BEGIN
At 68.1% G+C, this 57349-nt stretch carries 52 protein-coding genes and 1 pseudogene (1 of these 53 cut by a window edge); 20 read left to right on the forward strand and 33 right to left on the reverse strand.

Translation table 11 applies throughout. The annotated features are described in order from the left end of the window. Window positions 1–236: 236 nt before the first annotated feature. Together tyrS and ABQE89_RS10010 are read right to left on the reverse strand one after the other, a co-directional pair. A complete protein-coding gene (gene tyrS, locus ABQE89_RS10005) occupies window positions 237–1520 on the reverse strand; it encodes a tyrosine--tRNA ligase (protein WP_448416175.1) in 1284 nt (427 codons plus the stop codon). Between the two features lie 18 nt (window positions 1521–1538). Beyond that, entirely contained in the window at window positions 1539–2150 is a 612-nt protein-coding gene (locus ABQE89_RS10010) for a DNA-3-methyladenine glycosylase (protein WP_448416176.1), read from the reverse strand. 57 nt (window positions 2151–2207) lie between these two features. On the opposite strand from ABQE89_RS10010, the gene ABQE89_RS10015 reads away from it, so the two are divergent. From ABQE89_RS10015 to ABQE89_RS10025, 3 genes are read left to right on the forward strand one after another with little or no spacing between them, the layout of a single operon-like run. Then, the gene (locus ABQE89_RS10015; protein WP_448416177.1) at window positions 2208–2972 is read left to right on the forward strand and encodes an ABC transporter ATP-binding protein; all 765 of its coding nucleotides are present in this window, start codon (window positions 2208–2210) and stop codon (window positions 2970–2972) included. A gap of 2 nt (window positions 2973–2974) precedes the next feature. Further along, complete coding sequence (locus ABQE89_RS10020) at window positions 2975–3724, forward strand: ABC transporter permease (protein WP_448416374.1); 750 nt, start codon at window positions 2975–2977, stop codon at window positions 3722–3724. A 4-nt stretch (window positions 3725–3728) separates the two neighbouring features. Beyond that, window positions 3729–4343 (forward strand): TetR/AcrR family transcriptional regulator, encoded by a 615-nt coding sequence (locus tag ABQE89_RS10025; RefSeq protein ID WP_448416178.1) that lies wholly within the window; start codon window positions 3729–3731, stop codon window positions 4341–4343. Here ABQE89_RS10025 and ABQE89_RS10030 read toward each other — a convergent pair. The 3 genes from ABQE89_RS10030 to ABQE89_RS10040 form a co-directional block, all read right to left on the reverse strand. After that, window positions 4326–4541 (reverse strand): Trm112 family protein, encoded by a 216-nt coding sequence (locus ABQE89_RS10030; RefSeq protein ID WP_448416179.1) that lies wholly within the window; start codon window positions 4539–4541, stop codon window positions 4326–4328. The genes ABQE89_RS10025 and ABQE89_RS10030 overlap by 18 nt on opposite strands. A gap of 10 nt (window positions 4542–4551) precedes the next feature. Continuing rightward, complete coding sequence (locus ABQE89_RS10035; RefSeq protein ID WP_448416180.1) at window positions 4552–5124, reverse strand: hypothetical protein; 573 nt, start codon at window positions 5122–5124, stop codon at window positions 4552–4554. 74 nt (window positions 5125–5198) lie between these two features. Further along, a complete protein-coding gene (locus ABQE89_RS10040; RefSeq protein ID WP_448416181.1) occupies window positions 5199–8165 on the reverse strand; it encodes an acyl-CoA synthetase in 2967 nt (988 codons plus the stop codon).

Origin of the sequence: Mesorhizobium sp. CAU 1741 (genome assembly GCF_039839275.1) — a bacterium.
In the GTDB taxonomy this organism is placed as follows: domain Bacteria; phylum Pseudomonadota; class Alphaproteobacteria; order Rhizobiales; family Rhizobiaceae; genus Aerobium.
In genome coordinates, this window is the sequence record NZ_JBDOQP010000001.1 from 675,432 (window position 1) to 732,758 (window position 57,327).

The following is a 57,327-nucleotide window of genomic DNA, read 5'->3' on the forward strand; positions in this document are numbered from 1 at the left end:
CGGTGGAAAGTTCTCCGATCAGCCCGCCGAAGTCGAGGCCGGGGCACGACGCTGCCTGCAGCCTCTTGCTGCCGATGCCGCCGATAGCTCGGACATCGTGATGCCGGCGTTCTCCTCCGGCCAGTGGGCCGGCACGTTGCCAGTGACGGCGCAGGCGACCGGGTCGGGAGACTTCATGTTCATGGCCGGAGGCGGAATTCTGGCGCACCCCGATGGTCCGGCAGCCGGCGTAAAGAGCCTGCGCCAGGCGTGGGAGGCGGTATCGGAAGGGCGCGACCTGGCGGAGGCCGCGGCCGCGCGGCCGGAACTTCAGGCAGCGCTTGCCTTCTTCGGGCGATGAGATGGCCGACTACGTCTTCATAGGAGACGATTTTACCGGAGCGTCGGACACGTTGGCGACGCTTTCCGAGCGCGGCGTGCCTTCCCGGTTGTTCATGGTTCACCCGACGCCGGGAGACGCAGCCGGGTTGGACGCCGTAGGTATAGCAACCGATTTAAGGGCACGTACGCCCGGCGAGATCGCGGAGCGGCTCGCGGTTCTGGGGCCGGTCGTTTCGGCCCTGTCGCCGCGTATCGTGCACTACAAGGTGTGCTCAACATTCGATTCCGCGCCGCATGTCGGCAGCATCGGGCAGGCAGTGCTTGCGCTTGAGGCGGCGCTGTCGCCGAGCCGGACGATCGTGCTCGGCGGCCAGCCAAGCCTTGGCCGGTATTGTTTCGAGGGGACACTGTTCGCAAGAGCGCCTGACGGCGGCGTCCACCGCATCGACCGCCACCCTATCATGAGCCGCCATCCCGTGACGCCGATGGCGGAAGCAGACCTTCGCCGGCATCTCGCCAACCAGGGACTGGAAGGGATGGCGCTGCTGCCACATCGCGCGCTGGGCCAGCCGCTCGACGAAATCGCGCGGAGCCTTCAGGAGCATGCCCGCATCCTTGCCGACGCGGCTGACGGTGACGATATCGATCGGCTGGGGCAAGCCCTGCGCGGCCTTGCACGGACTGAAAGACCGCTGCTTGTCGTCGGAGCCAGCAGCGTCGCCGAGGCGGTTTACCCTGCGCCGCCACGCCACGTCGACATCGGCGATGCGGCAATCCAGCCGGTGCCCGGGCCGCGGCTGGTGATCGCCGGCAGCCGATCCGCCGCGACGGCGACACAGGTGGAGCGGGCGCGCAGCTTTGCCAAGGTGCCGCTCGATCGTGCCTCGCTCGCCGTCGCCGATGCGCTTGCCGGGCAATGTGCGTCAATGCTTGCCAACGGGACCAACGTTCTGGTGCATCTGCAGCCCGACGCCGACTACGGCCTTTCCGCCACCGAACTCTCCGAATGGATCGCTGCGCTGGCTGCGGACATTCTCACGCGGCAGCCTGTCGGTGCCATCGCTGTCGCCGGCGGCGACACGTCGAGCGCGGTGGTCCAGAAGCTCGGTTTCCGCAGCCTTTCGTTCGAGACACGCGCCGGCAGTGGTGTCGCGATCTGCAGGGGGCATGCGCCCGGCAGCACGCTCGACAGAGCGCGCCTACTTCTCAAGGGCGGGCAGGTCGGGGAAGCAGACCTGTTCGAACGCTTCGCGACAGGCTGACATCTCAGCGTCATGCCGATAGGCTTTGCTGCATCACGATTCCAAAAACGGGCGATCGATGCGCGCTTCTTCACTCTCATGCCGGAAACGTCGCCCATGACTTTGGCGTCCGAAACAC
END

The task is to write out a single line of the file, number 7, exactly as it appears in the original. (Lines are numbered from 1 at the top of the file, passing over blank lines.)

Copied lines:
CGGTGGAAAGTTCTCCGATCAGCCCGCCGAAGTCGAGGCCGGGGCACGACGCTGCCTGCAGCCTCTTGCTGCCGATGCCGCCGATAGCTCGGACATCGTGATGCCGGCGTTCTCCTCCGGCCAGTGGGCCGGCACGTTGCCAGTGACGGCGCAGGCGACCGGGTCGGGAGACTTCATGTTCATGGCCGGAGGCGGAATTCTGGCGCACCCCGATGGTCCGGCAGCCGGCGTAAAGAGCCTGCGCCAGGCGTGGGAGGCGGTATCGGAAGGGCGCGACCTGGCGGAGGCCGCGGCCGCGCGGCCGGAACTTCAGGCAGCGCTTGCCTTCTTCGGGCGATGAGATGGCCGACTACGTCTTCATAGGAGACGATTTTACCGGAGCGTCGGACACGTTGGCGACGCTTTCCGAGCGCGGCGTGCCTTCCCGGTTGTTCATGGTTCACCCGACGCCGGGAGACGCAGCCGGGTTGGACGCCGTAGGTATAGCAACCGATTTAAGGGCACGTACGCCCGGCGAGATCGCGGAGCGGCTCGCGGTTCTGGGGCCGGTCGTTTCGGCCCTGTCGCCGCGTATCGTGCACTACAAGGTGTGCTCAACATTCGATTCCGCGCCGCATGTCGGCAGCATCGGGCAGGCAGTGCTTGCGCTTGAGGCGGCGCTGTCGCCGAGCCGGACGATCGTGCTCGGCGGCCAGCCAAGCCTTGGCCGGTATTGTTTCGAGGGGACACTGTTCGCAAGAGCGCCTGACGGCGGCGTCCACCGCATCGACCGCCACCCTATCATGAGCCGCCATCCCGTGACGCCGATGGCGGAAGCAGACCTTCGCCGGCATCTCGCCAACCAGGGACTGGAAGGGATGGCGCTGCTGCCACATCGCGCGCTGGGCCAGCCGCTCGACGAAATCGCGCGGAGCCTTCAGGAGCATGCCCGCATCCTTGCCGACGCGGCTGACGGTGACGATATCGATCGGCTGGGGCAAGCCCTGCGCGGCCTTGCACGGACTGAAAGACCGCTGCTTGTCGTCGGAGCCAGCAGCGTCGCCGAGGCGGTTTACCCTGCGCCGCCACGCCACGTCGACATCGGCGATGCGGCAATCCAGCCGGTGCCCGGGCCGCGGCTGGTGATCGCCGGCAGCCGATCCGCCGCGACGGCGACACAGGTGGAGCGGGCGCGCAGCTTTGCCAAGGTGCCGCTCGATCGTGCCTCGCTCGCCGTCGCCGATGCGCTTGCCGGGCAATGTGCGTCAATGCTTGCCAACGGGACCAACGTTCTGGTGCATCTGCAGCCCGACGCCGACTACGGCCTTTCCGCCACCGAACTCTCCGAATGGATCGCTGCGCTGGCTGCGGACATTCTCACGCGGCAGCCTGTCGGTGCCATCGCTGTCGCCGGCGGCGACACGTCGAGCGCGGTGGTCCAGAAGCTCGGTTTCCGCAGCCTTTCGTTCGAGACACGCGCCGGCAGTGGTGTCGCGATCTGCAGGGGGCATGCGCCCGGCAGCACGCTCGACAGAGCGCGCCTACTTCTCAAGGGCGGGCAGGTCGGGGAAGCAGACCTGTTCGAACGCTTCGCGACAGGCTGACATCTCAGCGTCATGCCGATAGGCTTTGCTGCATCACGATTCCAAAAACGGGCGATCGATGCGCGCTTCTTCACTCTCATGCCGGAAACGTCGCCCATGACTTTGGCGTCCGAAACAC